Paul, the Finch, Pruyn and Follensby lands offer historic opportunities for expanding the Forest Preserve. I think you will concede that these are magnificent lands with marvelous potential for recreation. It’s too easy to say the state can’t afford them now. It can, even in these hard times. So the debate should be over what’s the best use of these lands in the long term.

  3. Timothy Dannenhoffer says:

    Paul, I get a feeling that underneath your “the state can’t afford it so the answer is no” lies an ulterior motive. Come clean, why do you REALLY not want the stste to purchase this land?

    This is a no brainer. This is the type of land you add to the forest preserve.

    And the federal money that the state receives for this type a thing should NULLIFY the fact that the state itself is having budget problems. They’ve raided the environmental fund jar for general revenue for years now – this one counts – it’s time to put that money where it belongs and buy these properties for addition to the forest preserve.

    How much is enough?

    When there is no longer any forest covered land available from willing sellers inside the Adirondack Park.

    But DEFINITELY these particular areas.

  4. Timothy Dannenhoffer says:

    Paul, I get a feeling that underneath your “the state can’t afford it so the answer is no” lies an ulterior motive. Come clean, why do you REALLY not want the state to purchase this land?

    This is a no brainer. This is the type of land you add to the forest preserve.

    And the federal money that the state receives for this type of thing should NULLIFY any argument that the state itself is having budget problems. They’ve raided the environmental fund jar for general revenue for years now – this one counts – it’s time to put that money where it belongs and buy these properties for addition to the forest preserve.

    How much is enough?

    When there is no longer any forest covered land available from willing sellers inside the Adirondack Park.

    But DEFINITELY these particular areas. It would be a disgrace to not make these particular areas – Follensby Pond, Boreas Ponds, Essex Chain Lakes – part of the forever wild forest preserve.

  5. Paul says:

    Phil,

    I understand that you would like to see these lands added to the Forest Preserve. That does not allow any of us to avoid the real questions of how they will be paid for now and in the future. Please don’t avoid the question and give us your answer.

    Tim,

    There isn’t sufficient money in the EPF to pay for the purchase, and there certainly isn’t money there for the long term maintenance and property tax payments. So your answer is not sufficient.

    I will come as “clean” as I can. The state should not purchase this land because it simply does not need any of it. The fact they they can not afford it is just one of the many reasons, I am not trying to hide anything here. The land is under no threat, and if it is all placed under a private easement allowing only a small number of individuals access then it will be paid for by someone other than the NYS taxpayer and be much better protected from potential damage that could come from the eventual overuse that will come when other areas of the Adirondacks become overused like in the High Peaks.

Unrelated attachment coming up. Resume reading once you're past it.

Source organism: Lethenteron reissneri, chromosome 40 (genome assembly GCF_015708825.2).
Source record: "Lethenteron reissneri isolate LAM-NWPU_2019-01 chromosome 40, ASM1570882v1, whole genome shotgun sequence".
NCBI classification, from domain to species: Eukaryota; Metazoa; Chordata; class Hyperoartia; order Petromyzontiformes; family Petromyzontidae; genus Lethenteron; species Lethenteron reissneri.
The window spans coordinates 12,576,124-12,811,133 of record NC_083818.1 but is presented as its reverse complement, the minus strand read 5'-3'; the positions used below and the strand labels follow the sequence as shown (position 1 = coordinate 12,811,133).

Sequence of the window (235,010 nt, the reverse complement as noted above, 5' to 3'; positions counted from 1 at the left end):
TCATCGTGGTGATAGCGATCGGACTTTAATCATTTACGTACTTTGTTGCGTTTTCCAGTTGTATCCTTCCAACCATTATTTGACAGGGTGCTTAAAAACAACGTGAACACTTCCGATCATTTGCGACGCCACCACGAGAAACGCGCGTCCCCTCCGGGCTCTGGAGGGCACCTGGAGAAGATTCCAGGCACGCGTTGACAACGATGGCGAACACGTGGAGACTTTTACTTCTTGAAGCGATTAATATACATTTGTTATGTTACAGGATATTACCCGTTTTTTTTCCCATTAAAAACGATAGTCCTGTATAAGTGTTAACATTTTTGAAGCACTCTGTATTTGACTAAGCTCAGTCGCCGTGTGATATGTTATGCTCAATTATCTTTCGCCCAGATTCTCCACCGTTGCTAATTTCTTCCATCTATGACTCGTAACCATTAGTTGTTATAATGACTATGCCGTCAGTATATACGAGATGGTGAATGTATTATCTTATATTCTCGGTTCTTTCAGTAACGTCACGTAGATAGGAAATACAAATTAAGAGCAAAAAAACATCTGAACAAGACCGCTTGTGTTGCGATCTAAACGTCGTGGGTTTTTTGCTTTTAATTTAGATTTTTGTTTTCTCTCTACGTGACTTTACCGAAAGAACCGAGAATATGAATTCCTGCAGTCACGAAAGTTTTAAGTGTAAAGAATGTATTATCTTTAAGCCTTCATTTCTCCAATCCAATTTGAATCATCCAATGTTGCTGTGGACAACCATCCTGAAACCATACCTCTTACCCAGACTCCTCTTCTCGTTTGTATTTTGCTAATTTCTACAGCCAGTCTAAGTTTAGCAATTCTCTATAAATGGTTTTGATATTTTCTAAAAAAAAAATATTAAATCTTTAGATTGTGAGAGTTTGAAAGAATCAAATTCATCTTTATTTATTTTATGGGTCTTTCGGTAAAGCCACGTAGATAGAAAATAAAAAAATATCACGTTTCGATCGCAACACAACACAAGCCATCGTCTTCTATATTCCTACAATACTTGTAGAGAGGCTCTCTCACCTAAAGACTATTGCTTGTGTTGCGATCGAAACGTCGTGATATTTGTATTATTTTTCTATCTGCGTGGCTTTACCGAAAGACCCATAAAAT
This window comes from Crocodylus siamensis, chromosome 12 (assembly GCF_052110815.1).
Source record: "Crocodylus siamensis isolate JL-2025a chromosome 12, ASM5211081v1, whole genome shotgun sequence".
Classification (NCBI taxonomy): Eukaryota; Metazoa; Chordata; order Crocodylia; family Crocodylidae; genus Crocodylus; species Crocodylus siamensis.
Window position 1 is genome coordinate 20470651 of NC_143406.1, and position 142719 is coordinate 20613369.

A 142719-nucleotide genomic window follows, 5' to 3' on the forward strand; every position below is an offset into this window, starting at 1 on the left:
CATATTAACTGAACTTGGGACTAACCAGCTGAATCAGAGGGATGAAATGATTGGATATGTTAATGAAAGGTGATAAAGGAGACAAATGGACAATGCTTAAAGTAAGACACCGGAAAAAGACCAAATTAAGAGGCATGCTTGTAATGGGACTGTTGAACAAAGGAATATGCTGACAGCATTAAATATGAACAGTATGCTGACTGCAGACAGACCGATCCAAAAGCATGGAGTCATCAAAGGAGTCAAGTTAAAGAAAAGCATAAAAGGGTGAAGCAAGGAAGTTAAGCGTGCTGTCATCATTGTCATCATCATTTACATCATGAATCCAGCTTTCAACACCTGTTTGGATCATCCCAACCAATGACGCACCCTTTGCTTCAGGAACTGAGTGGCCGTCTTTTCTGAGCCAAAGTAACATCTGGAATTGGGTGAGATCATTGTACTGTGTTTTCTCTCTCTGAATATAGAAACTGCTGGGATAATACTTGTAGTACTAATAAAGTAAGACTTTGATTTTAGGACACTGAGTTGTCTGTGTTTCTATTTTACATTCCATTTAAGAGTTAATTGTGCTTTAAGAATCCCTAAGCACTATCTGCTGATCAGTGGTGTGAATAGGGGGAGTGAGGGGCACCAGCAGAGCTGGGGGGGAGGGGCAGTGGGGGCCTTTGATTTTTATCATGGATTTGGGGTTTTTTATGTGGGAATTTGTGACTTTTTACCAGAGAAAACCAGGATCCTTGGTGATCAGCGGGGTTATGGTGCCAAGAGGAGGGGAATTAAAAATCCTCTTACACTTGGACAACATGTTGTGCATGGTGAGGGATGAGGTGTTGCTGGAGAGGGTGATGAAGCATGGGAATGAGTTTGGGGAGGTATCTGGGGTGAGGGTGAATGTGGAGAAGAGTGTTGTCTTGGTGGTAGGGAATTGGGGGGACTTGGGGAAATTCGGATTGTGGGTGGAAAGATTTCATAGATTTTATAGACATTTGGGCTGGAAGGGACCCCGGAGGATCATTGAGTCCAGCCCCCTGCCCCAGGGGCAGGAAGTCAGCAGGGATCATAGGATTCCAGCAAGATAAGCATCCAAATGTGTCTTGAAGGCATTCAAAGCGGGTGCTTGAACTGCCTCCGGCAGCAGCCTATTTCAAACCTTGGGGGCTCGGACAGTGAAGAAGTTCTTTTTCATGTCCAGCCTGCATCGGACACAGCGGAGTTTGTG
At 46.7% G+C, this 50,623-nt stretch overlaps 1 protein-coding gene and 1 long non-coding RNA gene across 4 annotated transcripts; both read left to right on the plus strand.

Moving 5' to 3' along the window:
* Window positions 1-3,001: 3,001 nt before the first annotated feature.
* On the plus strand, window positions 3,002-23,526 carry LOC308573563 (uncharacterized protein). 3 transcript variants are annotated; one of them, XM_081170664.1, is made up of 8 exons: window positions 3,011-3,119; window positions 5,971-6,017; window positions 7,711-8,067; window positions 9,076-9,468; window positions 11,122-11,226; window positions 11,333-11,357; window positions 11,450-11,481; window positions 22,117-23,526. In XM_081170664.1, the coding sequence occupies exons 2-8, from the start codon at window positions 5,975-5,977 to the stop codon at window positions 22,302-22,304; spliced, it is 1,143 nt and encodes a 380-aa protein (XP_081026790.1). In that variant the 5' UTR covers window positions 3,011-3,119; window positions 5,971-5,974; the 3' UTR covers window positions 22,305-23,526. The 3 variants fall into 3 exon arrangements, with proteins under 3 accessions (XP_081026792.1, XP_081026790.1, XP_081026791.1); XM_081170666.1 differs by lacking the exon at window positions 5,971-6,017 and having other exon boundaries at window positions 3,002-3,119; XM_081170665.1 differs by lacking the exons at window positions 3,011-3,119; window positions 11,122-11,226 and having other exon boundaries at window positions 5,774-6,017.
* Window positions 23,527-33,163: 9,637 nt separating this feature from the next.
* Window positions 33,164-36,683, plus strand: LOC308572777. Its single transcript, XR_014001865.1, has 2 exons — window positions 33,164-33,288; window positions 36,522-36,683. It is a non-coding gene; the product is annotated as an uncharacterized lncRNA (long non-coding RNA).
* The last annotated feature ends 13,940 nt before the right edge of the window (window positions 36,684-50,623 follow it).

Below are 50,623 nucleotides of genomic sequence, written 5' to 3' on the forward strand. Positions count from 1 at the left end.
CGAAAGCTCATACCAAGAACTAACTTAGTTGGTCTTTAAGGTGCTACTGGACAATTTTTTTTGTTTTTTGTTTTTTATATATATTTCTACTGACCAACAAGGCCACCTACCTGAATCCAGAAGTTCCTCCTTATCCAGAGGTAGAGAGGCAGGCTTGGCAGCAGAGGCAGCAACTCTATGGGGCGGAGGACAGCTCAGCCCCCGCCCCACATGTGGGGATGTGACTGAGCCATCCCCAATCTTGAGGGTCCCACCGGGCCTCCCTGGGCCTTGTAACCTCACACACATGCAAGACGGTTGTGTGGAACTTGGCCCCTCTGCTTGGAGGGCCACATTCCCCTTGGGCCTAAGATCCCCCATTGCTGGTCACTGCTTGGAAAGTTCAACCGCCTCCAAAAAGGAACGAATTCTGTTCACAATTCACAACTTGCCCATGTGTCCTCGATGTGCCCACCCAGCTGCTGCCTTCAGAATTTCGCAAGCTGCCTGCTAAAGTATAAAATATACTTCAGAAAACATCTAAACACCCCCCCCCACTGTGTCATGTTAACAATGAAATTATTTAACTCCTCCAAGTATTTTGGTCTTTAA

Tim, I am sure that you think that I must have some other secret motive, like I am some private club member or wealthy land speculator that might somehow benefit from the transaction that I describe. But I am not, it just may be difficult for you to grasp that some folks can advocate for a solution that protects the land and does not at the same time allow them any chance to recreate on the property, but that is how it goes.

  6. Timothy Dannenhoffer says:

    Paul, BESIDES the fact that the state supposedly doesn’t have the money for this and the environmental protection fund is supposedly not enough to purchase this land AND pay the taxes on it, WHAT OTHER reasons would you give to NOT purchase this ideal / priceless piece of land for the forest preserve?

    For every regressive teabagger that DOESN’T think the state ought to be purchasing these lands when they come available, there are sharp people who believe we need to find a way to get this done.

    THIS, if any has ever been, is land that OUGHT to be wilderness in the forest preserve – it’s intact, unfragmented forest covered backcountry land WITHIN the Adirondack Park.

    If there are SPECIFIC funds given to the state for this VERY reason, there is no legitimate argument to be made against it.

    Let the ‘baggers cry. Let them find cost savings in something that is truly outrageous. This isn’t – THIS is the right thing to do.

  7. Paul says: